THE entire reference to Northern Ireland in the Labour Manifesto:
For the first time, Northern Ireland can look forward to a stable and prosperous future as a result of the Good Friday, St Andrews and Hillsborough Agreements. Supported by unprecedented public funding, we will continue to invest in the institutions of devolution, so that the Unionist and Republican traditions can work together for all the people of Northern Ireland.
Yawn – though I suppose if you’re not looking for votes here, you’d be happy to fob off the pesky natives with 59 words too. The only interesting thing about it is that it refers to the ‘Unionist and Republican’ traditions, disregarding the commonly-used ‘Nationalist’ tradition. The latter is usually associated with the SDLP.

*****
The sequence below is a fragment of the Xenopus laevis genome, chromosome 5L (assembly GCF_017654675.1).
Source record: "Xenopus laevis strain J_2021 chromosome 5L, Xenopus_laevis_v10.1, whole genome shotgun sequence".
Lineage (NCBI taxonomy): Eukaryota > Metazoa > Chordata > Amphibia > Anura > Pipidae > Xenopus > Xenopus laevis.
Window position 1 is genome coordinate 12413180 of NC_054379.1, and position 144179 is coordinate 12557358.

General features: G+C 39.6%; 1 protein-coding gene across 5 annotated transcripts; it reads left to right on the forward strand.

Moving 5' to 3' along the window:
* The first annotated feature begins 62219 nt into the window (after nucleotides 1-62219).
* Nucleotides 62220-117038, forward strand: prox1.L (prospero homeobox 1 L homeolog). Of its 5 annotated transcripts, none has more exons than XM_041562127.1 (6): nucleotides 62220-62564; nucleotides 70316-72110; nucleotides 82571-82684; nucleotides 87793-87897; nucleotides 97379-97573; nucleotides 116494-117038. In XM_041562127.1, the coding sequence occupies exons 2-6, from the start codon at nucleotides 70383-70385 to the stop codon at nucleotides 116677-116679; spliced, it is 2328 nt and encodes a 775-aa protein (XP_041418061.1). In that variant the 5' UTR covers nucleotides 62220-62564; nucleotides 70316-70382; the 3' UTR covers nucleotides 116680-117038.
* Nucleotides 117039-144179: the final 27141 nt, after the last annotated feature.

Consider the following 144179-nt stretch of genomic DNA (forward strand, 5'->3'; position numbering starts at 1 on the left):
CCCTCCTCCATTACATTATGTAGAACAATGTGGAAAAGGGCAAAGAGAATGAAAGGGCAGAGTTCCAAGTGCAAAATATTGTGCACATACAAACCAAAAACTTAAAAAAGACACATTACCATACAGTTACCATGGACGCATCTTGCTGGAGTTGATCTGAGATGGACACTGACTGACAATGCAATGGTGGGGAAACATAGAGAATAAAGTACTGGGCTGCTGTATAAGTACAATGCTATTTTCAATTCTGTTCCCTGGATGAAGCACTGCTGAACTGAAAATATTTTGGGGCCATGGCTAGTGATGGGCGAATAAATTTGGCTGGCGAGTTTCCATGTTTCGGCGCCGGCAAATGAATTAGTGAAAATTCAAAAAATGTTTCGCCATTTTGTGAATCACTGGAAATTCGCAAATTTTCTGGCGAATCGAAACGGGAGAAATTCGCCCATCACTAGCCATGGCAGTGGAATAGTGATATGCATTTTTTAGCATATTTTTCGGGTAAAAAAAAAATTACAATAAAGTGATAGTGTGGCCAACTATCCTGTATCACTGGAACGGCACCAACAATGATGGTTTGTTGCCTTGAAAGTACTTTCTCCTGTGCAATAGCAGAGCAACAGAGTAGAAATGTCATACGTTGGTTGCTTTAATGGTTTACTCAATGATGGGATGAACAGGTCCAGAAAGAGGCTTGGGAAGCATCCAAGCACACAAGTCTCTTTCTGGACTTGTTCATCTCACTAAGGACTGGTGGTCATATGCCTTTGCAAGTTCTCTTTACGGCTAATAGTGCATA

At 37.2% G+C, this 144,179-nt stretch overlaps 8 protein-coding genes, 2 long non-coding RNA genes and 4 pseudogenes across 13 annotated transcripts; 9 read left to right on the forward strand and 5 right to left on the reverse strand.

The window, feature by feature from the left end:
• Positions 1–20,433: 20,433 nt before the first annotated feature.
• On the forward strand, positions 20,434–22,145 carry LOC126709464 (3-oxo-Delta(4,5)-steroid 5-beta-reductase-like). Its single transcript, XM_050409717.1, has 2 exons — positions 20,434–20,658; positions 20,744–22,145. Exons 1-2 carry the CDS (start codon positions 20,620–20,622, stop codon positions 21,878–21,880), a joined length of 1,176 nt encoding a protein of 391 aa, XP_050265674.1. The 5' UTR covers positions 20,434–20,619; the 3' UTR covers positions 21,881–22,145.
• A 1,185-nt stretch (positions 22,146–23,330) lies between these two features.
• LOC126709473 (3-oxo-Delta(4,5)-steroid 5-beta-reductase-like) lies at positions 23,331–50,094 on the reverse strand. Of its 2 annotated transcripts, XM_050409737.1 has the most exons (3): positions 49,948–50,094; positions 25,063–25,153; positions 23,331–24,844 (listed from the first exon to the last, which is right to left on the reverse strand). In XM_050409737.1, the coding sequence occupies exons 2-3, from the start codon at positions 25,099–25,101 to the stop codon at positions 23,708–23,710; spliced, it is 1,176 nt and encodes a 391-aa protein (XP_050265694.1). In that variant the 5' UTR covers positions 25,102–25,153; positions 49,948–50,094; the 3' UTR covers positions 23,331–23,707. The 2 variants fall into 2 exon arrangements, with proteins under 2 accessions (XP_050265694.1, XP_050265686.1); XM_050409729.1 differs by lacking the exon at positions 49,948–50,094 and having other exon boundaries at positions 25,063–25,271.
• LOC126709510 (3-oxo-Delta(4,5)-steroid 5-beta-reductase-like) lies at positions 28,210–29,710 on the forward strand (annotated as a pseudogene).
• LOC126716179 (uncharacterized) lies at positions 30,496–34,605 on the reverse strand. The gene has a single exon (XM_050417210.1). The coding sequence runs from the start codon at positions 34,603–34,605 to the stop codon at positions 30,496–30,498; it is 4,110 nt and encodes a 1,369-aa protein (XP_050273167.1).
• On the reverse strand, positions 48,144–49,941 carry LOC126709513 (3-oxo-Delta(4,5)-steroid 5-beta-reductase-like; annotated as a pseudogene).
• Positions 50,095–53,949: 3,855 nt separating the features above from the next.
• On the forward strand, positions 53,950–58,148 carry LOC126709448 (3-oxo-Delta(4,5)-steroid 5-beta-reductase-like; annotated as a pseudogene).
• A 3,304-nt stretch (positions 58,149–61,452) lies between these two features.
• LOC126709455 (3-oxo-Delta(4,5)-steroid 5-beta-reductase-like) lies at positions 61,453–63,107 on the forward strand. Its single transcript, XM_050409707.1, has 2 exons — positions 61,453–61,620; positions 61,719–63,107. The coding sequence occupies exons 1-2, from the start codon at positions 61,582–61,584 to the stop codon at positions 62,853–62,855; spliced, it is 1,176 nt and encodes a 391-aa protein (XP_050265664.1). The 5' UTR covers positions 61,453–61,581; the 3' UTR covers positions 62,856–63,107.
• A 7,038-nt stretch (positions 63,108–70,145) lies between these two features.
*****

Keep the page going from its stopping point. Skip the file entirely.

If Northern Ireland is barely on Labour’s radar any more, which isn’t all bad news, the SDLP – Labour’s sister party – is now completely off it.(Yes, I suppose pedants will argue that both nationalist and republican could technically be used by either the SDLP and SF. But the fact remains that the descriptions are political shorthand, used to differentiate between the SDLP and SF. They are also the terms used by the parties themselves.)